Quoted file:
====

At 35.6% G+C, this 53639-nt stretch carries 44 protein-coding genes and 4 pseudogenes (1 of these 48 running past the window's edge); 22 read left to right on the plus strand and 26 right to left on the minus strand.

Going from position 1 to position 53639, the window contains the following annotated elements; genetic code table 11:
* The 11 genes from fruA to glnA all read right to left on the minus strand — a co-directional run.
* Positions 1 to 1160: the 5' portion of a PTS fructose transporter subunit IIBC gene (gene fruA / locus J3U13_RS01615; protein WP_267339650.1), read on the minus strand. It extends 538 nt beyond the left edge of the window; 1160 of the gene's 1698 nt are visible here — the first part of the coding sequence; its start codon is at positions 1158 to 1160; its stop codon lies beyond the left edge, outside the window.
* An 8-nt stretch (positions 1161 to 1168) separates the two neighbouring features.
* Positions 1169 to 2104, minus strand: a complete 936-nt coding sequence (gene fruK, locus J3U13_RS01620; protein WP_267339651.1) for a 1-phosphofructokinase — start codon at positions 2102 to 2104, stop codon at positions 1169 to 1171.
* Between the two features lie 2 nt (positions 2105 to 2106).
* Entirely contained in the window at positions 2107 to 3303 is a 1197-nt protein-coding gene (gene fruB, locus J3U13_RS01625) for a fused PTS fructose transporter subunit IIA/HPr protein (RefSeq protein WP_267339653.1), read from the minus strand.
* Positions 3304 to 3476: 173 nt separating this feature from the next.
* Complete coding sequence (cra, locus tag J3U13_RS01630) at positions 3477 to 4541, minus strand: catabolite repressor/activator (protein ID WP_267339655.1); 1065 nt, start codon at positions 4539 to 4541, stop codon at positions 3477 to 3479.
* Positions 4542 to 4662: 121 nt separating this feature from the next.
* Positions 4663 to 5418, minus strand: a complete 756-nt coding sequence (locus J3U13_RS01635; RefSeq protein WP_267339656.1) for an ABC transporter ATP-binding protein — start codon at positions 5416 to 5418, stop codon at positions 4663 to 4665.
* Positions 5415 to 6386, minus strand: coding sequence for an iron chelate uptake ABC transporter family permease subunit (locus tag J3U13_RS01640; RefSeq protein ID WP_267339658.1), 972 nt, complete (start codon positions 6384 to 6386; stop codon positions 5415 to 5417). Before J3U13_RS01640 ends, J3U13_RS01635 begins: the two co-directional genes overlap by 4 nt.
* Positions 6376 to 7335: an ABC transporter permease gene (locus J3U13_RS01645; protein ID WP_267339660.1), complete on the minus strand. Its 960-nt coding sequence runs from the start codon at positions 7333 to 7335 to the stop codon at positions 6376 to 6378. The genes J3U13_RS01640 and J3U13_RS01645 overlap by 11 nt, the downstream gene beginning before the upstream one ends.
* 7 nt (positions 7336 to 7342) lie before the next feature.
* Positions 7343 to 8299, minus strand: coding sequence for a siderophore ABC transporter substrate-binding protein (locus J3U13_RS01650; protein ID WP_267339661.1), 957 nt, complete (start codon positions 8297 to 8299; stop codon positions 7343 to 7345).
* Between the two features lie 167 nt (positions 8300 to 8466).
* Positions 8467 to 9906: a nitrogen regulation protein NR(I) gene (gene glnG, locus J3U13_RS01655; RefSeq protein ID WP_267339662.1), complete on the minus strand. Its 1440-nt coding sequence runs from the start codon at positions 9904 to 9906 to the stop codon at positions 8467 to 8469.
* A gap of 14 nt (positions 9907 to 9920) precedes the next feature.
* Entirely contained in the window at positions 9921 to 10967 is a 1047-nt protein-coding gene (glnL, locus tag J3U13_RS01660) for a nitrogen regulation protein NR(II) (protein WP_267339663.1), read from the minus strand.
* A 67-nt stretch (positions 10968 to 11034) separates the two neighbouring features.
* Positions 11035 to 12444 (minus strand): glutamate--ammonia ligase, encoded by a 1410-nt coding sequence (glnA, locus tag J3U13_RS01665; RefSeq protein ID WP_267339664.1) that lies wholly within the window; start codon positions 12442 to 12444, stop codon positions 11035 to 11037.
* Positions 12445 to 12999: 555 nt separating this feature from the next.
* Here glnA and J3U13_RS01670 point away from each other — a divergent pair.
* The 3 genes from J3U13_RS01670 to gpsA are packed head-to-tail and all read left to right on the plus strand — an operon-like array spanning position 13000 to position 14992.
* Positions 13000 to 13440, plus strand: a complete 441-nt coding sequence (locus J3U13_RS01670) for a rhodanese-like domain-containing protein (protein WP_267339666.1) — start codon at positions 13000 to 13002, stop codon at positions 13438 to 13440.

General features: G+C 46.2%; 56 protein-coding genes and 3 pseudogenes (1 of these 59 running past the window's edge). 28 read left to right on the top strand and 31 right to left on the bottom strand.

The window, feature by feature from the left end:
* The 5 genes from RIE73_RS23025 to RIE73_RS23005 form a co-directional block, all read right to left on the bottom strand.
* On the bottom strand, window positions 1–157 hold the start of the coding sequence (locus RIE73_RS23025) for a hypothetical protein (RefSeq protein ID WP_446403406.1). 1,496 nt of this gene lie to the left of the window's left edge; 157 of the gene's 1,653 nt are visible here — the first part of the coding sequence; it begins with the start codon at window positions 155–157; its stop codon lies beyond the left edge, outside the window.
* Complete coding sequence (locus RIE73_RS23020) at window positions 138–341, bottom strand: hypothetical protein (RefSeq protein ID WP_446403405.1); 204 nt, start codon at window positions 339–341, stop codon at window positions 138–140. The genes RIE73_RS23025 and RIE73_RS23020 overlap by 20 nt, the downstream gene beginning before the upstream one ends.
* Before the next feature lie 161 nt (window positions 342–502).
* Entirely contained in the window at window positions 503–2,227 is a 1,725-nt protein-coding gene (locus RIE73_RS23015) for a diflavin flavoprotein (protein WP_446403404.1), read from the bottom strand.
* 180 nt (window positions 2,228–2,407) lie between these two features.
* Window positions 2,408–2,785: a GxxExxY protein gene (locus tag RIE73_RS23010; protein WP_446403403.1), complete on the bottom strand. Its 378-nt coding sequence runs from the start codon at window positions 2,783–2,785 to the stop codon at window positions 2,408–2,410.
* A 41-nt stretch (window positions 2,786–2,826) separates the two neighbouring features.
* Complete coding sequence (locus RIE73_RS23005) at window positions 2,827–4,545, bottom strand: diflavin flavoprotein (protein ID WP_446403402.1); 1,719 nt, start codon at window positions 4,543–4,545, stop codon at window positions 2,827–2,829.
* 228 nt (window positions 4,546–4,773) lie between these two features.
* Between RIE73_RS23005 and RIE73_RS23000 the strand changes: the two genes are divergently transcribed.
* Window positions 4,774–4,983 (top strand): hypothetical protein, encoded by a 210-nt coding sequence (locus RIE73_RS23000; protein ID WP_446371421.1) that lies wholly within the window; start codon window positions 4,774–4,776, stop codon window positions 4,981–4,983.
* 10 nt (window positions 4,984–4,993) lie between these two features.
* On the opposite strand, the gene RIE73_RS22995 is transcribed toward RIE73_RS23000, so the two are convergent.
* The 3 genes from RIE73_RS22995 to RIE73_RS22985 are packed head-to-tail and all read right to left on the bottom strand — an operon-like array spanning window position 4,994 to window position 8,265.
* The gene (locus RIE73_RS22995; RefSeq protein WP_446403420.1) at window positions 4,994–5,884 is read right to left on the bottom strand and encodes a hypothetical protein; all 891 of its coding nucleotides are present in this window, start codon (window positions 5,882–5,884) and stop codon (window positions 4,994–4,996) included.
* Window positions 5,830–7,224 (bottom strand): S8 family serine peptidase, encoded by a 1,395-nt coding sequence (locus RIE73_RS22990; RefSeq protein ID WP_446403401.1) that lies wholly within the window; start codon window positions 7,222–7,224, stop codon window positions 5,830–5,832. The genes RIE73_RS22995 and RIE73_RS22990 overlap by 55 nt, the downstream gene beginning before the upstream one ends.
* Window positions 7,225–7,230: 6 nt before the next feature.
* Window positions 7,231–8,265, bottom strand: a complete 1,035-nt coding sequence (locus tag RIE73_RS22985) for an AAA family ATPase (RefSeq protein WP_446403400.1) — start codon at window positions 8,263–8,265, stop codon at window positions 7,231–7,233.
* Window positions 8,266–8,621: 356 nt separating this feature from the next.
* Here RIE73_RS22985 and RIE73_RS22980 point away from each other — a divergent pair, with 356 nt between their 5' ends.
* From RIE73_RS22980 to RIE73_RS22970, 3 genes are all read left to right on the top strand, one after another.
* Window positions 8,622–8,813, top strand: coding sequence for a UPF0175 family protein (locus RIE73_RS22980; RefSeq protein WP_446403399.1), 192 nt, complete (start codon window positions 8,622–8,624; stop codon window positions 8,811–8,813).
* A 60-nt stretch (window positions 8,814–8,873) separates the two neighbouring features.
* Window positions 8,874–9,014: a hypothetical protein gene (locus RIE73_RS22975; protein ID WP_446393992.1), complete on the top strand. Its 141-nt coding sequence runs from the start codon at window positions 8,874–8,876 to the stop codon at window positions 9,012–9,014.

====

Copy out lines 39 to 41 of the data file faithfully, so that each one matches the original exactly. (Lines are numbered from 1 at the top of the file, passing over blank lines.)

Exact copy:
* Between RIE73_RS23005 and RIE73_RS23000 the strand changes: the two genes are divergently transcribed.
* Window positions 4,774–4,983 (top strand): hypothetical protein, encoded by a 210-nt coding sequence (locus RIE73_RS23000; protein ID WP_446371421.1) that lies wholly within the window; start codon window positions 4,774–4,776, stop codon window positions 4,981–4,983.
* 10 nt (window positions 4,984–4,993) lie between these two features.